Do It 2017! #7: Give yourself a creativity budget
So far in this series, I have talked about being creative, making space for your creativity, and making time for your creativity. Today, though, I’ll address one of the more problematic aspects of creativity and your creative pursuits — giving yourself a creativity budget.
It is a sad fact that, even when money is available, we often discount our own creative adventures, deciding that it isn’t worth the monetary investment to pursue our creations. We feel frivolous, silly, wasteful, imprudent and a hundred other things. We might be saying to ourselves, “It is wrong to spend money on paper and paint brushes when there are bills to be paid, children to be fed, etc, etc, etc.” While it may be true that we have other commitments, most of us usually have some discretionary income, too. If you have enough money for a pint of beer, you have enough for a few sketching pencils. If you can eat out once or twice a week, you can also afford a nice set of watercolors or a couple blocks of paper. For most of us, there is money available. We just have to realize that we deserve to spend it on ourselves.
That said, creating art can often be done on a shoestring budget — or no budget at all. How many buskers have you seen that create some amazing music beats using only recycled buckets or crates? Acapella singers on the street can captivate an audience using only the power of their voice. Sometimes constraints can help us to go deeper in our creativity than we might in a fully stocked studio. If you truly have no budget for art, start making collages from newspaper and magazines. Draw with a ballpoint pen on copier paper or Post-It Notes. You can even burn the end of a stick and draw on the cement sidewalk if need be. It is creativity that is important, not the tools you use to express it. Don’t let yourself get caught in the trap of thinking you need hundreds of dollars of supplies to even get started. Do something today, using the supplies at hand. You can always get more or different supplies later once you’ve created a habit of creativity.
Budgeting isn’t just about saving your money, it’s also about deciding where it goes. You can create some space in your budget to support your creative endeavors if you try. I know I can cringe at the price of some art supplies, but I still make space to buy some every now and then. I know that a good brush or good paper can make the difference between great, fun creativity and struggling. Like a student musician who struggles with their first cheap instrument, you can struggle with cheap supplies. Once you allow yourself to dedicate time and attention to creativity, you’ll come to a point where your future growth requires some investment, so you can continue to grow in your art.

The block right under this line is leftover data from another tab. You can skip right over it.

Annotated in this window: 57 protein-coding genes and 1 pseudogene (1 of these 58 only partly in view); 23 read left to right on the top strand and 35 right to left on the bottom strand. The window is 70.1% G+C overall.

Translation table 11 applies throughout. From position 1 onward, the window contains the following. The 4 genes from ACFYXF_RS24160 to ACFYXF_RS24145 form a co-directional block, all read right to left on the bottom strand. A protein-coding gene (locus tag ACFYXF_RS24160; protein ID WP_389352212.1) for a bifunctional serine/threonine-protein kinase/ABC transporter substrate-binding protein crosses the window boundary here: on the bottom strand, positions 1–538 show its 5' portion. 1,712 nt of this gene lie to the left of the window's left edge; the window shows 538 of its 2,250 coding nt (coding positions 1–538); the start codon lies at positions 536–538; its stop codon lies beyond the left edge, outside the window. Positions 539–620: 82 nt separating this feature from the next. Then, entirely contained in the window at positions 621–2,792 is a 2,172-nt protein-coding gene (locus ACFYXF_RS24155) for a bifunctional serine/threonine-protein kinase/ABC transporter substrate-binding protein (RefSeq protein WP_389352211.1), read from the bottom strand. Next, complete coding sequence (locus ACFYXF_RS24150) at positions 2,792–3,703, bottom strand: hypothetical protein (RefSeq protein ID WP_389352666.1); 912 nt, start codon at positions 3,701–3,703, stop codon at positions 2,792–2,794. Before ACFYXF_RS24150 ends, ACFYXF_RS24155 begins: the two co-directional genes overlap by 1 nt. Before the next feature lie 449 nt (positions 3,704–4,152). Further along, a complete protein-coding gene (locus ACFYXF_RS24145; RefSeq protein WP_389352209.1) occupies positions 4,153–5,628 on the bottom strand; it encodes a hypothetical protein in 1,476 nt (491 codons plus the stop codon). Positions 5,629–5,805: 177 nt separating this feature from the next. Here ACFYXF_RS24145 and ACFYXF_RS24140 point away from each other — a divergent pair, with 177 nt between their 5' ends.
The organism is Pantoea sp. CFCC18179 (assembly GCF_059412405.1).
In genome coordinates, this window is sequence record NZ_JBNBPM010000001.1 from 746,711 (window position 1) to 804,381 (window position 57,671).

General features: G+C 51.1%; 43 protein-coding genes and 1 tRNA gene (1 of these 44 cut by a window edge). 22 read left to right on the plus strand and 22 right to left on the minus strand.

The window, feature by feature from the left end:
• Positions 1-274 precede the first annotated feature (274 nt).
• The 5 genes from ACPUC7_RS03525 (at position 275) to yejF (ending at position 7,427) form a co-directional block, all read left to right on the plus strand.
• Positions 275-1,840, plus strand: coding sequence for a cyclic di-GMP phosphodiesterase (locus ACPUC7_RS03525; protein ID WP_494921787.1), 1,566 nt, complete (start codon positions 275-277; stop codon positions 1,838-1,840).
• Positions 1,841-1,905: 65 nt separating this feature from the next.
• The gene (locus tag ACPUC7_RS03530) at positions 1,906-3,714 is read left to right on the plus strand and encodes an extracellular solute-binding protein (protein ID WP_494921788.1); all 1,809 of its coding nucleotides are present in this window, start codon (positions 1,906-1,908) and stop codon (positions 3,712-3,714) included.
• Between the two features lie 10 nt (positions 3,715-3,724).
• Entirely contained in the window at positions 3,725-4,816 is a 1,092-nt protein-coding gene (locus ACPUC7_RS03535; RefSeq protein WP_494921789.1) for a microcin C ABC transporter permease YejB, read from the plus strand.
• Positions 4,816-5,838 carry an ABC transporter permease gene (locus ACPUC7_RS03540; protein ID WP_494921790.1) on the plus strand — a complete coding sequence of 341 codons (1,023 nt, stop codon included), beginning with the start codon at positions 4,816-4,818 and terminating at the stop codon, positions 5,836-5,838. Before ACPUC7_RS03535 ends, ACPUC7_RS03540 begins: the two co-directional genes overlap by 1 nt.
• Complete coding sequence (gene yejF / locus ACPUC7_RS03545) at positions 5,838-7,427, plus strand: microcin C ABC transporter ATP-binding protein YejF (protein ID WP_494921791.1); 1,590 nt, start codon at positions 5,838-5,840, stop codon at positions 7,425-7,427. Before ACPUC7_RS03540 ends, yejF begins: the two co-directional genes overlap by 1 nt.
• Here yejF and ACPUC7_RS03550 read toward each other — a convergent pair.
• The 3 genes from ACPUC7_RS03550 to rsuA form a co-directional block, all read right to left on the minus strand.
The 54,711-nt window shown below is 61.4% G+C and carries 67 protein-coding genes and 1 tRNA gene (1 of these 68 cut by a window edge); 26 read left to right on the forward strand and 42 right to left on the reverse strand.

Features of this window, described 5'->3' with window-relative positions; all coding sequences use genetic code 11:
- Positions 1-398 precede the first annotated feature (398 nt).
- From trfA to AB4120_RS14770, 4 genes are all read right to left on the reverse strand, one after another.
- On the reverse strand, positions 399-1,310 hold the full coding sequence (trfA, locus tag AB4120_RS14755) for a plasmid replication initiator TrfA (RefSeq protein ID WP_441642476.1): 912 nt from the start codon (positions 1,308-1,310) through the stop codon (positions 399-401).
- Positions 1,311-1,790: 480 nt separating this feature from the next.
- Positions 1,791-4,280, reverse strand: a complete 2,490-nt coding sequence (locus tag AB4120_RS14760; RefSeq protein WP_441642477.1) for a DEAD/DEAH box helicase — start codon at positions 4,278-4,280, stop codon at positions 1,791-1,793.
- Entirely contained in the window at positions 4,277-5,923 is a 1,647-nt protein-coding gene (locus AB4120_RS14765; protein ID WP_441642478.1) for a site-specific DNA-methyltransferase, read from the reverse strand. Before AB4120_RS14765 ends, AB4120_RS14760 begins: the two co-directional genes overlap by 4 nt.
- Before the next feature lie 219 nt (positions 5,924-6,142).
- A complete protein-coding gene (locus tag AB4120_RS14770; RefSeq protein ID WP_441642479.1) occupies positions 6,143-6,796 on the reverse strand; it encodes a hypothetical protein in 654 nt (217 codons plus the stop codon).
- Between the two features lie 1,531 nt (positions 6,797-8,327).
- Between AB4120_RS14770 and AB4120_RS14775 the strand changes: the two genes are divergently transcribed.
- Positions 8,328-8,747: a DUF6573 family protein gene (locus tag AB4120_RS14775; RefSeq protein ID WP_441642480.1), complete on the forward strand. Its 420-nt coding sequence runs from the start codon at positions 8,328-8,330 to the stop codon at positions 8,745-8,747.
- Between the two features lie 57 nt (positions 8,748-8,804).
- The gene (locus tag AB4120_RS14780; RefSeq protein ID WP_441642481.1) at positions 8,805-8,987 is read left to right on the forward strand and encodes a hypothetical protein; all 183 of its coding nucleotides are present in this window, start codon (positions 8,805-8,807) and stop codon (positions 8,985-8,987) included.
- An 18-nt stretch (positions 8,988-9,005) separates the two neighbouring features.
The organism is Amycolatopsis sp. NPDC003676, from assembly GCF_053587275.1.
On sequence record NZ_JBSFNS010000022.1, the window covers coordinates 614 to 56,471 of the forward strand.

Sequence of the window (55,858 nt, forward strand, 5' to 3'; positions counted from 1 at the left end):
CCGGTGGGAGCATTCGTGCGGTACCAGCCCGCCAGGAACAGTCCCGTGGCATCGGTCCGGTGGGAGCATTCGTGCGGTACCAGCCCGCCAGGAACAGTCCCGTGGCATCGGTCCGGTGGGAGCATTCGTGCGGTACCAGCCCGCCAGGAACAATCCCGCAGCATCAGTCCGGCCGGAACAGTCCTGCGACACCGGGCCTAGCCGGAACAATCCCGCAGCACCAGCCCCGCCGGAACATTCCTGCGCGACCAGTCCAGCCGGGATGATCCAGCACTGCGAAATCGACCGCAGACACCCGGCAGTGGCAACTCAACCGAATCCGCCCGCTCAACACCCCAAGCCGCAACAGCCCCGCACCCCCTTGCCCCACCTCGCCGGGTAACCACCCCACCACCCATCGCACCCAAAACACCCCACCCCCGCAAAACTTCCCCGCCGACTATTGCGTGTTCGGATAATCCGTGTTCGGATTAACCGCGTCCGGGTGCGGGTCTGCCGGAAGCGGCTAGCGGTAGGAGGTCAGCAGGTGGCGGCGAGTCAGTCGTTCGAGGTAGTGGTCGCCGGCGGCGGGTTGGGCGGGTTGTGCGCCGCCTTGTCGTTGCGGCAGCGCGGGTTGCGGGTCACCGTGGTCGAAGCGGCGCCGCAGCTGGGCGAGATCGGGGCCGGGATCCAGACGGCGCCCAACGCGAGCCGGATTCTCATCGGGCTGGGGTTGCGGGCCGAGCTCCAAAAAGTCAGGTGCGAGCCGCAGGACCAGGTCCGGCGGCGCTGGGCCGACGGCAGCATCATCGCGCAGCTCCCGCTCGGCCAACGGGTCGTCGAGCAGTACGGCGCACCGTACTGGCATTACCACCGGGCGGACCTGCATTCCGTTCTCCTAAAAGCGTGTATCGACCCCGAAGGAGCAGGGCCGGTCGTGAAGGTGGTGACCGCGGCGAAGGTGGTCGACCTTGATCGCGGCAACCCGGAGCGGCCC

Look for sales at your local art stores and haunt them religiously. Recently, our local Aaron Brothers store had an amazing sale on art supplies of all sorts. Papers — for drawing, painting or journaling — were Buy 1, Get 2 Free! I typically see 2-for-1 sales, but this sale was amazing. The same sale was also available on a variety of paintbrushes. Instead of spending $60+ on watercolor paper, I purchased 3 pads for around $20. One paintbrush was priced at $16, but I came away with 2 more brushes for the same price. Buy as much of your supplies as possible during sales like this and you’ll only have to budget them in one or twice a year.
Finally, remember that you yourself are worthy of investment and that is exactly what art supplies are — an investment in you, your creativity and in many cases, your happiness. Don’t shortchange yourself. In most cases, you aren’t going out and buying a ceramics kiln, print presses or other big ticket items for your creativity. You’re buying yarn, paints, glues, polymer clay or papers. You can always add the larger equipment and supplies later, as our skills and needs grow.
Surely you can find some space in your budget to add some supplies to your studio — even if your studio is comprised of your kitchen table or the stoop outside your back door. Go out this weekend to your favorite store and, at least, see what they have to offer. Spend $20 on your creativity and then get creating. You deserve it and the world deserves your creativity!
Show off how you are using your creativity budget this week! What small tool or supply did you add to your studio? Why? What will it help you create?
Previously on Do It!:
- #6 A Bias Towards Action and Being The Good Example
- #5 Do It 2017!: #5 Creative progress So Far
- #4 Discovering what you want to create and following where it leads you
- #3 Making Time for Your Making, Doing and Creating!
- #2 Make Space and Time for Your Making, Doing and Creating!
- #1 A Year of Making, Doing, Creating, and more!